Use of syndicated content remains steady Good Coverage

Mar 13, 2017

By Stanley Schwartz | Managing Editor, Publishers’ Auxiliary

The amount of syndicated content used by community newspapers has stayed fairly steady, according to a non-scientific survey done by Publishers’ Auxiliary.

When asked if their use of syndicated content has increased, decreased or stayed about the same, the majority, 68.5 percent said they still use about the same amount of outside material. About 13 percent of the respondents have increased their use of syndicated material, while 18.5 percent have decreased their use of outside content.

National Newspaper Association member newspapers were sent the survey in early February. Of the people who answered the survey, nearly 70 percent (67.95%) use syndicated content in their newspapers. But on the other side, almost 25 percent (24.36%) don’t use any syndicated content.

Of those who answered the survey, 34.6 percent said they use outside content in their special sections. Only 8.9 percent use such material on their websites, however.

Some content providers offer their content at no cost, relying on product placement, sponsorships or already sold ads to cover the costs of producing the content. More than half of the survey takers paid for the content they used, 68.9 percent.

And what do most community newspapers like to use? According to the survey, 58.4 percent use crosswords. That interactive item is not the only thing popular with readers. Other puzzles, such as Sudoku, came in at a close second at 49. 2 percent. Also high on the list were home improvement (38.4%), food (29.2%), health (29.2%) and holiday (26.1%), followed those puzzles and other games. Other popular categories were comics (27.6%), lawn and garden (27.6%), entertainment (23%), and information for seniors (21.5%) and families (21.5%).

The reason community papers use syndicated material varies. One respondent said that because of a smaller staff, the need for material became evident for a larger paper. One respondent said a popular column makes all the difference in making readers happy.

One respondent said it had to discontinue its crossword puzzle because it was no longer available. It raised a huge outcry from readers.

Another respondent said: “We recently bought a Pearl Harbor section from Gatehouse. We sold a single sponsor and made a decent profit. I saw this as a good win—we made a profit and provided our readers with good content that we were unable to produce.”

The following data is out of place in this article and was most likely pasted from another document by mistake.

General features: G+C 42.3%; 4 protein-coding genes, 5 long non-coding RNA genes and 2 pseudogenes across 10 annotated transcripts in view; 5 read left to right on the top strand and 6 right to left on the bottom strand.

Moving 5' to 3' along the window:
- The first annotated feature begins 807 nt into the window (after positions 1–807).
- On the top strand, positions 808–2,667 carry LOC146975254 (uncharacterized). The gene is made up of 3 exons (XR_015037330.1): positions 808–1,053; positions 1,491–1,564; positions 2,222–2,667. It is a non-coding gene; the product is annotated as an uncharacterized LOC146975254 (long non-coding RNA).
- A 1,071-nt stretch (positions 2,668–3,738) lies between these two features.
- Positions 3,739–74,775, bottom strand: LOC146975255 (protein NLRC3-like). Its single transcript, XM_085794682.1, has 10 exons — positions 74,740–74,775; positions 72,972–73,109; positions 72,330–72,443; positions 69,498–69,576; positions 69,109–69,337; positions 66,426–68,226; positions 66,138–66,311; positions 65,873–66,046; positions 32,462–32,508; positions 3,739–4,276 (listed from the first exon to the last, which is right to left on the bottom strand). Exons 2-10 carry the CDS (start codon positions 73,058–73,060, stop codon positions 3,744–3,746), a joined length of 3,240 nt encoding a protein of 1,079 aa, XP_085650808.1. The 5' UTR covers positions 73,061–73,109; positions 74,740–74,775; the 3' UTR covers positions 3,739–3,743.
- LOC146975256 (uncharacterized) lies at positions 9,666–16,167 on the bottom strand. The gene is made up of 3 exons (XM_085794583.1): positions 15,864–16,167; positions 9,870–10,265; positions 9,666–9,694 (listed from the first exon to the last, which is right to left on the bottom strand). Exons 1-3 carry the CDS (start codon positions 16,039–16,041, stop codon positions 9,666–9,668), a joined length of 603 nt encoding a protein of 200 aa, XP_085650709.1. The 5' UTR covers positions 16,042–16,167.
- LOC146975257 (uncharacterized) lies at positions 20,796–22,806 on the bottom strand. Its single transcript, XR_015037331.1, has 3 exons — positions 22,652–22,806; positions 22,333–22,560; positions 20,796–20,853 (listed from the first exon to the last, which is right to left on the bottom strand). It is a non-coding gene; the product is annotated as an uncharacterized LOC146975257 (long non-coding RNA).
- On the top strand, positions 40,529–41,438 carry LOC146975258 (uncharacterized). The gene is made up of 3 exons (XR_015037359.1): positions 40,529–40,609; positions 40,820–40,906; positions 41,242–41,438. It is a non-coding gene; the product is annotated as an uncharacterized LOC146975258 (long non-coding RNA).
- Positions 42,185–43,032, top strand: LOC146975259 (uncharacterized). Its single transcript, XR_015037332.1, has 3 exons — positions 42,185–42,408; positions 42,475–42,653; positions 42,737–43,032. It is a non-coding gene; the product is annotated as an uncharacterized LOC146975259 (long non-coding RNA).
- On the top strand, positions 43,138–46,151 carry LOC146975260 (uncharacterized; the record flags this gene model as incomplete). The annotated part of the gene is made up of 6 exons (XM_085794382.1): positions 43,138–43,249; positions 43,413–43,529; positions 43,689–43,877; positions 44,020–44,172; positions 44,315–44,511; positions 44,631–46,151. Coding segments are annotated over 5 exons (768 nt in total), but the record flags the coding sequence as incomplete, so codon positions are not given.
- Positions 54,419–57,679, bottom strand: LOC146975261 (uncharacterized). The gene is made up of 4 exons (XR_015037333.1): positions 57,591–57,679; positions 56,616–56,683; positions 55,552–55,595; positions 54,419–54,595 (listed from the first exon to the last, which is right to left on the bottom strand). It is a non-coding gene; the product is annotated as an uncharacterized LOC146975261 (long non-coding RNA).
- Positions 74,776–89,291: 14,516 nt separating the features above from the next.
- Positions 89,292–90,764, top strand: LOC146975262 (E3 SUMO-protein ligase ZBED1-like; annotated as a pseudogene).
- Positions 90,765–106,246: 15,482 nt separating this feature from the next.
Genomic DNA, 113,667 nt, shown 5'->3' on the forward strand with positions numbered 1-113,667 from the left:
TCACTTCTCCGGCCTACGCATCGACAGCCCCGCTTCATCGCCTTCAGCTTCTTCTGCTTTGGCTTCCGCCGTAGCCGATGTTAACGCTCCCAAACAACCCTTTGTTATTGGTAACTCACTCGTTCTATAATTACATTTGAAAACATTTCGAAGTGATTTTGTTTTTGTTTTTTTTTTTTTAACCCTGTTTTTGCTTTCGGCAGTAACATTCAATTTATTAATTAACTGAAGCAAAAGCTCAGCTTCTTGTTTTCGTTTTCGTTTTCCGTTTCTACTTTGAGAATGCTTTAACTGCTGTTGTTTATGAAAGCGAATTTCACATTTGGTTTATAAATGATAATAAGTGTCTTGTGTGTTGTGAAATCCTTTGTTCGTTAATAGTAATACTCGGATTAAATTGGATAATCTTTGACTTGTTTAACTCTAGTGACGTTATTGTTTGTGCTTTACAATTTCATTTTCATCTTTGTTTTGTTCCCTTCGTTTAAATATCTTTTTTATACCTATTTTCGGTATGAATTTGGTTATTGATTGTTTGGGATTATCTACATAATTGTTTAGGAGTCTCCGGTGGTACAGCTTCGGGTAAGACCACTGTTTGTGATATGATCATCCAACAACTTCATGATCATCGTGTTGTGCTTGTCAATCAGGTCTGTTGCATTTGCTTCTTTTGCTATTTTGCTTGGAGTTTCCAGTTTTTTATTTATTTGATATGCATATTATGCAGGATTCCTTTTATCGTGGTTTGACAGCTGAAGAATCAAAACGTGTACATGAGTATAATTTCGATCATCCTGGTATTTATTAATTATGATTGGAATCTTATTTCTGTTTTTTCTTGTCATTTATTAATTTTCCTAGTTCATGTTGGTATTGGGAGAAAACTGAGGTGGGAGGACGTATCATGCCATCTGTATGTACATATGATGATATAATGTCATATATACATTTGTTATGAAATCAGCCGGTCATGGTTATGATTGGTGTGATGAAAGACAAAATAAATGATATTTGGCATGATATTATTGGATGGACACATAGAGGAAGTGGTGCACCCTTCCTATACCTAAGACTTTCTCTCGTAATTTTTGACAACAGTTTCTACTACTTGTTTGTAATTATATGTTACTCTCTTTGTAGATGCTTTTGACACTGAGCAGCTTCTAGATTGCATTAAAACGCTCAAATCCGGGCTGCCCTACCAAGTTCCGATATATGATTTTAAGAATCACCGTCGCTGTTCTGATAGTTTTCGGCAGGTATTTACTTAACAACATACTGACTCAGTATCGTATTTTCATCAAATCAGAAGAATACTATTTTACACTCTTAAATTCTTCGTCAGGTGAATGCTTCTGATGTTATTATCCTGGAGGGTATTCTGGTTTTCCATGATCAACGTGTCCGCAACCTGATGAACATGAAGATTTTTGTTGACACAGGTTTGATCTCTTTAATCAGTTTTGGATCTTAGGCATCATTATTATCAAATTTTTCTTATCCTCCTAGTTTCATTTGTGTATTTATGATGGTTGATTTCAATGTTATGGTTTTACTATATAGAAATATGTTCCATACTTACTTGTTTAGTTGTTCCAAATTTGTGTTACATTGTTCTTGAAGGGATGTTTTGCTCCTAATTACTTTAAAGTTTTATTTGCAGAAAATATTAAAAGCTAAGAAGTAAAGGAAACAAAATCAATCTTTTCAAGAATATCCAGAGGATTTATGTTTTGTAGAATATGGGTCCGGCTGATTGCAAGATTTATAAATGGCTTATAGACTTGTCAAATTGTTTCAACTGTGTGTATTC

Some of these syndicate sections make readers happy, said one respondent.

“We have used Metro content to fill out special sections for several years and have gotten great comments from readers. We are just beginning The Lennox Valley series and have high hopes it will increase readership.”

Another said: “Syndicated content allows us to expand our coverage—particularly for special sections—without taking staff time from producing local news.”

One respondent adapted Christmas storybooks to local interest, to boost readership and provide enjoyment to its readers.

One newspaper said special sections that it produces in-house actually perform better than syndicated ones.

“[It’s] precisely because we do not fill them with syndicated content but rather locally produced and locally focused stories that are legitimate news, not just excuses to fill an ad product.”

Another uses syndicated and locally produced content in its special sections: “Content used in our special sections (health, home and garden, etc.) provide a wealth of information for our readers and complements the locally generated content to provide a much broader product at a lower cost than one totally created in-house.”

A respondent said the use of Associated Press material is necessary because the wire service provides good coverage of state government, which many of its readers would not get because they do not subscribe to a daily paper.

One responded added that TV listings and crossword puzzles are great subscription builders.

When asked what type of content community newspapers find difficult to find, but would be valuable, one respondent said good editorial and opinion pieces. Another respondent echoed this sentiment saying, “Free moderately conservative and moderately liberal editorials would be useful” for the paper’s readers.

Another respondent is looking for good farm and agricultural content, while another wants editorial cartoons specific to issues in Illinois. One respondent wanted content that wasn’t trying to sell something. This theme was evident from more than one respondent. One noted: “Keep content as objective as possible without overt references to companies or products.”

Some wanted more on business, legal, construction and real estate.

One respondent was seeking a weekly sports column with photo, such as the one he used to receive from King Features about NASCAR.

When asked what newspapers would like to say to vendors, one said the paper could use a good food page with ingredients that is not brand driven. One noted that smaller papers couldn’t afford most of the syndicated content that’s being offered. A few of the respondents did not like the shipping and handling charges some syndicated companies tack onto their prices.

AP content, said one respondent, is good for his paper’s Facebook traffic.

One respondent was extremely proud of his paper’s staff and contributing writers.

“We have a stable of high-quality local writers representing a variety of political, topical and other viewpoints, who write for free for the privilege of being printed and who have strong local followings. Two have won statewide awards for column writing for their work for us. So please, would-be columnists from other places—be it New York City or Hole-in-the-Wall, AK—don’t waste my time filling out your email. Local newspapers succeed by being local—clean up your pitch lists.”